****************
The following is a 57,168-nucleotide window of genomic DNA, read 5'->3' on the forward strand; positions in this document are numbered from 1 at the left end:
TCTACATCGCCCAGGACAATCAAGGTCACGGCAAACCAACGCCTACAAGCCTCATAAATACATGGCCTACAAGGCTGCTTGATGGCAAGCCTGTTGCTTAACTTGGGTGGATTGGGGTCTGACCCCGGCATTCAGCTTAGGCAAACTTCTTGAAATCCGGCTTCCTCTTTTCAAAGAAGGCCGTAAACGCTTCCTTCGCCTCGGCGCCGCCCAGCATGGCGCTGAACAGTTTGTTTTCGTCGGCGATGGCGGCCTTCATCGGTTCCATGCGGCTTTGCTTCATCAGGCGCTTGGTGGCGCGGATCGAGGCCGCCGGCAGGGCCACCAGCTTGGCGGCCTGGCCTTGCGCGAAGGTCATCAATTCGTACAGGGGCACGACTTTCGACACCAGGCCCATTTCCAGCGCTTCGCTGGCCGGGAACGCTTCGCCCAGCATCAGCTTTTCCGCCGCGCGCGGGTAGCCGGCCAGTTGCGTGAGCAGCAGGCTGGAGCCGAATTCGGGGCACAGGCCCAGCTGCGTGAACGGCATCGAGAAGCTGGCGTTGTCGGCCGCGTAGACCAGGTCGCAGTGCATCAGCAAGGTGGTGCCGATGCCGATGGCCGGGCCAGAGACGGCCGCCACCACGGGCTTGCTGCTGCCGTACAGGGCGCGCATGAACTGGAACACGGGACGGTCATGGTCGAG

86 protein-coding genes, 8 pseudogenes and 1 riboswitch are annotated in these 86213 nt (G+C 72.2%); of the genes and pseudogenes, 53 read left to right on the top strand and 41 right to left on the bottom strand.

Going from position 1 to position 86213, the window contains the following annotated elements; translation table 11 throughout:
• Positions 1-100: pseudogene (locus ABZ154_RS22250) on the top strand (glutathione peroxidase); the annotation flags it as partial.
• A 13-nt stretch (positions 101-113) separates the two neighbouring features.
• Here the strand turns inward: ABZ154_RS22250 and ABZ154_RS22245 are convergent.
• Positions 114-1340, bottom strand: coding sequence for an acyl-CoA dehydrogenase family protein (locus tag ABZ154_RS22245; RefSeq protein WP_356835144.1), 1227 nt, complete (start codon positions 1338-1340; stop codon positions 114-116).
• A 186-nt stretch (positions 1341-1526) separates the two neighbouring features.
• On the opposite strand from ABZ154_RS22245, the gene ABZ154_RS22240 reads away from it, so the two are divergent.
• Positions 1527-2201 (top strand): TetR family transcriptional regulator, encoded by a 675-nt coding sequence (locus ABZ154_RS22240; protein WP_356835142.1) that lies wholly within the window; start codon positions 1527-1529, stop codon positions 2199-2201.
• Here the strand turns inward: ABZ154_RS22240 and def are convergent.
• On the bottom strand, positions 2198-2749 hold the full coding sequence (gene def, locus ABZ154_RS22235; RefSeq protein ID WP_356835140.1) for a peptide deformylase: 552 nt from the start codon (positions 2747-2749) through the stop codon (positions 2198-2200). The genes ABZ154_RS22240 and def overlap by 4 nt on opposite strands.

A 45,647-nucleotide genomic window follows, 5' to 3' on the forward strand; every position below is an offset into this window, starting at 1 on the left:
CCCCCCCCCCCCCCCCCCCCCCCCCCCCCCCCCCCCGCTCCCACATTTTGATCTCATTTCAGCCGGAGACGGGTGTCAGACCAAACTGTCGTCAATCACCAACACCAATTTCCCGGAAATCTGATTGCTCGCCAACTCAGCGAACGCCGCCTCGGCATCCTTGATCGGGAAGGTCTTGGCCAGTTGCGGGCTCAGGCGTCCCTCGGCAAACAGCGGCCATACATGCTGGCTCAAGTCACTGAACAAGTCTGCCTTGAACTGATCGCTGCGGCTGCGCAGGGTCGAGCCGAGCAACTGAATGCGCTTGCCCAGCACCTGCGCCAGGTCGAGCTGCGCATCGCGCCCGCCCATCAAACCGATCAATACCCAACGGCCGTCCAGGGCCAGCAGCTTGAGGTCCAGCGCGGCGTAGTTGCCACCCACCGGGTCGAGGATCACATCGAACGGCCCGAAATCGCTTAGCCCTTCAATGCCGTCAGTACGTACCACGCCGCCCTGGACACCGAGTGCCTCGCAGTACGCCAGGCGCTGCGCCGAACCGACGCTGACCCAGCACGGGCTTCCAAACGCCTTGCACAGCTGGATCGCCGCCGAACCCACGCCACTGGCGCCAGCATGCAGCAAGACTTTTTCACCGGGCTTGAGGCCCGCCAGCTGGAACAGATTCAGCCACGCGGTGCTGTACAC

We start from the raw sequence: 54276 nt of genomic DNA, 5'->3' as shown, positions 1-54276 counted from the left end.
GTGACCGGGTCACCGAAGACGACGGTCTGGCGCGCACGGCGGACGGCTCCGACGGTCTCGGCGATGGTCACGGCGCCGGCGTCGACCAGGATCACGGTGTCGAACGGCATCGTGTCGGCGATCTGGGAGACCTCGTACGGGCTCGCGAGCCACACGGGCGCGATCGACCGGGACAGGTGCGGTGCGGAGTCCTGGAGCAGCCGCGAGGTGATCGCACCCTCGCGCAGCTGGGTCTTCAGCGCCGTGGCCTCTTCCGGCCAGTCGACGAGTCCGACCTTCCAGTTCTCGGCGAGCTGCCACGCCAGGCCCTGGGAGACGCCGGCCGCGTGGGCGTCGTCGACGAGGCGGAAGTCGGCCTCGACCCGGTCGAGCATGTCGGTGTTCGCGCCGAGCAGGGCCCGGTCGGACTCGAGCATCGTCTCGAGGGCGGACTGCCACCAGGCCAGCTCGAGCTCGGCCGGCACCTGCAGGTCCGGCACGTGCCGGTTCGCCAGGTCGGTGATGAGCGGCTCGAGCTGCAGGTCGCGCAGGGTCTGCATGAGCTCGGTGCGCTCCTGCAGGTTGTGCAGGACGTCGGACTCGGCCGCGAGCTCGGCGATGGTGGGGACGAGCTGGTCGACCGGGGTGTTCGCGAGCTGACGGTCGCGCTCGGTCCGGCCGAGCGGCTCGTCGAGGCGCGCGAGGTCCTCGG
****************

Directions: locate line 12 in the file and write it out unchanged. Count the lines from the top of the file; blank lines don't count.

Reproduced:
• Here the strand turns inward: ABZ154_RS22240 and def are convergent.